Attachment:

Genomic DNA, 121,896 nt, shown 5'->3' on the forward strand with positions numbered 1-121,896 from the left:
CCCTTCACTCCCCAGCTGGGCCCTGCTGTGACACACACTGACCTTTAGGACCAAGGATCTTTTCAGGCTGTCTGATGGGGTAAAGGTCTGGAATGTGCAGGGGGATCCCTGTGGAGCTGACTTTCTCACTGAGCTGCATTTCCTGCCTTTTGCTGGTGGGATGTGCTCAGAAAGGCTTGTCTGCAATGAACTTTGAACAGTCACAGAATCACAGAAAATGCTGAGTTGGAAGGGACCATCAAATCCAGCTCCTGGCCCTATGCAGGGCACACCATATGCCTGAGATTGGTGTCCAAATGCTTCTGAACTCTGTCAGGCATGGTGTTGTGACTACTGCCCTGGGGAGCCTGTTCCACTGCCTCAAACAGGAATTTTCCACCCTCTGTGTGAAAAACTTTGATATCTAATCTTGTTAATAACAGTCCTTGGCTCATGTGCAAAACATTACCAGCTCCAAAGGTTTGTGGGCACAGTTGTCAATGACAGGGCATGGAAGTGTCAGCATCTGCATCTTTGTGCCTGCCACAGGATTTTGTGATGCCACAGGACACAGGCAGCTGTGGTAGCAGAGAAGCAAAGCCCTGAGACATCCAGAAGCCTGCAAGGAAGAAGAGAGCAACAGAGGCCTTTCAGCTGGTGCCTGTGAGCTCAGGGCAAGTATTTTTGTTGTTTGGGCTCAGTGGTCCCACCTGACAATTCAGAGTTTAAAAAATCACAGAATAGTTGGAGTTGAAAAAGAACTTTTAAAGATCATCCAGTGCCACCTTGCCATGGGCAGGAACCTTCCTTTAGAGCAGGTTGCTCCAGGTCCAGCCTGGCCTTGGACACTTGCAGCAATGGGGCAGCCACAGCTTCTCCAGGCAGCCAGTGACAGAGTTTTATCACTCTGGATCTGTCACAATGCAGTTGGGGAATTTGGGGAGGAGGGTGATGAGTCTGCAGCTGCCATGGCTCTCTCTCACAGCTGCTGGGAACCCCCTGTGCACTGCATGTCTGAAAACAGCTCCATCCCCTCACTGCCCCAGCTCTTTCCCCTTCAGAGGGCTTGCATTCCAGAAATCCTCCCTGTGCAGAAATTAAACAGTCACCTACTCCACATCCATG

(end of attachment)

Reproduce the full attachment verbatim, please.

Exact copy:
Genomic DNA, 121,896 nt, shown 5'->3' on the forward strand with positions numbered 1-121,896 from the left:
CCCTTCACTCCCCAGCTGGGCCCTGCTGTGACACACACTGACCTTTAGGACCAAGGATCTTTTCAGGCTGTCTGATGGGGTAAAGGTCTGGAATGTGCAGGGGGATCCCTGTGGAGCTGACTTTCTCACTGAGCTGCATTTCCTGCCTTTTGCTGGTGGGATGTGCTCAGAAAGGCTTGTCTGCAATGAACTTTGAACAGTCACAGAATCACAGAAAATGCTGAGTTGGAAGGGACCATCAAATCCAGCTCCTGGCCCTATGCAGGGCACACCATATGCCTGAGATTGGTGTCCAAATGCTTCTGAACTCTGTCAGGCATGGTGTTGTGACTACTGCCCTGGGGAGCCTGTTCCACTGCCTCAAACAGGAATTTTCCACCCTCTGTGTGAAAAACTTTGATATCTAATCTTGTTAATAACAGTCCTTGGCTCATGTGCAAAACATTACCAGCTCCAAAGGTTTGTGGGCACAGTTGTCAATGACAGGGCATGGAAGTGTCAGCATCTGCATCTTTGTGCCTGCCACAGGATTTTGTGATGCCACAGGACACAGGCAGCTGTGGTAGCAGAGAAGCAAAGCCCTGAGACATCCAGAAGCCTGCAAGGAAGAAGAGAGCAACAGAGGCCTTTCAGCTGGTGCCTGTGAGCTCAGGGCAAGTATTTTTGTTGTTTGGGCTCAGTGGTCCCACCTGACAATTCAGAGTTTAAAAAATCACAGAATAGTTGGAGTTGAAAAAGAACTTTTAAAGATCATCCAGTGCCACCTTGCCATGGGCAGGAACCTTCCTTTAGAGCAGGTTGCTCCAGGTCCAGCCTGGCCTTGGACACTTGCAGCAATGGGGCAGCCACAGCTTCTCCAGGCAGCCAGTGACAGAGTTTTATCACTCTGGATCTGTCACAATGCAGTTGGGGAATTTGGGGAGGAGGGTGATGAGTCTGCAGCTGCCATGGCTCTCTCTCACAGCTGCTGGGAACCCCCTGTGCACTGCATGTCTGAAAACAGCTCCATCCCCTCACTGCCCCAGCTCTTTCCCCTTCAGAGGGCTTGCATTCCAGAAATCCTCCCTGTGCAGAAATTAAACAGTCACCTACTCCACATCCATG